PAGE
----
A total of 77 workers lost their jobs as a result of eliminating the third shift on Sundays at the Golden Moon Casino, according to Warren Strain, communications director for Pearl River Resort.

Despite the layoffs, Strain says the cost-cutting measures are beginning to work in favor of the Resort, citing a head count of more than 11,400 customers over the past weekend.

"While we take no pleasure in laying off workers, the main objective of the resort is to fund Tribal government," he said. "Our expenses are down and the revenue is holding and we feel good about that."

Strain also responded to widespread rumors that Las Vegas-based Boyd Gaming would return to manage the Resort or that a possible sale of the Resort to the Seminole Tribe in Florida is pending.

"Those rumors are just that, rumors," he said. "They are unfounded and false."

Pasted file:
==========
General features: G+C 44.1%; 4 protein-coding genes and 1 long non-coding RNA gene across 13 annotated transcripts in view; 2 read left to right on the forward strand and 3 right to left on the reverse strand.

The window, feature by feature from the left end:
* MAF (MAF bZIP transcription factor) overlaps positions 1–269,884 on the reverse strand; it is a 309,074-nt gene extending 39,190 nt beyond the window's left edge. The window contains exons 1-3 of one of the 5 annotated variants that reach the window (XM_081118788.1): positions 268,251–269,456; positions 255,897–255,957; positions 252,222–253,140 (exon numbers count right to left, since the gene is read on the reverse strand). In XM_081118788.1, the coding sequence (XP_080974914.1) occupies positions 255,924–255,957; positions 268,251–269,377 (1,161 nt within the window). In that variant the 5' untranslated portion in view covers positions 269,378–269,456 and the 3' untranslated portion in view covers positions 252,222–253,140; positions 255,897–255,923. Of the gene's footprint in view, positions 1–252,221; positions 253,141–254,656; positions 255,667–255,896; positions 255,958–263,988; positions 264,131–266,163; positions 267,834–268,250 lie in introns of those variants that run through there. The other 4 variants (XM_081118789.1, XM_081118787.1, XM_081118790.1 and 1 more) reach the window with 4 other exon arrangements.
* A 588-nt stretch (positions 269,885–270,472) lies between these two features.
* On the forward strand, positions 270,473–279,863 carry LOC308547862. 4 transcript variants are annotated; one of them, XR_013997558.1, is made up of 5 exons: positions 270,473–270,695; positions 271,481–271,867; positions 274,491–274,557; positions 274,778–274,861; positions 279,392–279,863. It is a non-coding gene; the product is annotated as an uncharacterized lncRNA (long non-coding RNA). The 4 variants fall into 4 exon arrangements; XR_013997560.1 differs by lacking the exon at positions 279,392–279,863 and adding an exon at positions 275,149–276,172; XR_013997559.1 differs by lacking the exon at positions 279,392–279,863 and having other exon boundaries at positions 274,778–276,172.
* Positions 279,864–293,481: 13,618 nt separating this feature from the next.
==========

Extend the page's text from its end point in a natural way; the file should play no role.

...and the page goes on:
The Golden Moon is now closing at 8 p.m. on Sundays instead of 3 a.m., Strain said.

In January, the Resort, an enterprise of the Mississippi Band of Choctaw Indians, laid off 570 workers and is only operating the Golden Moon on the weekend.

The layoffs are part of a broad plan to reduce expenses while continuing to fund Tribal government and debt obligations at nearly $100 million annually in a challenged economy that has riddled the gaming industry nationwide, Tribal officials said in January.

Strain said this round of layoffs - mostly in the first few weeks of March - transcends all levels of employment as well, not just front-line hourly employees.

In January, Paul Harvey, president and chief executive of Pearl River Resort, said The Resort's No. 1 mission is to fund Tribal government in a robust manner.

The Tribe's other gaming property, the Silver Star Hotel and Casino, is not impacted by this round of layoffs, Strain said.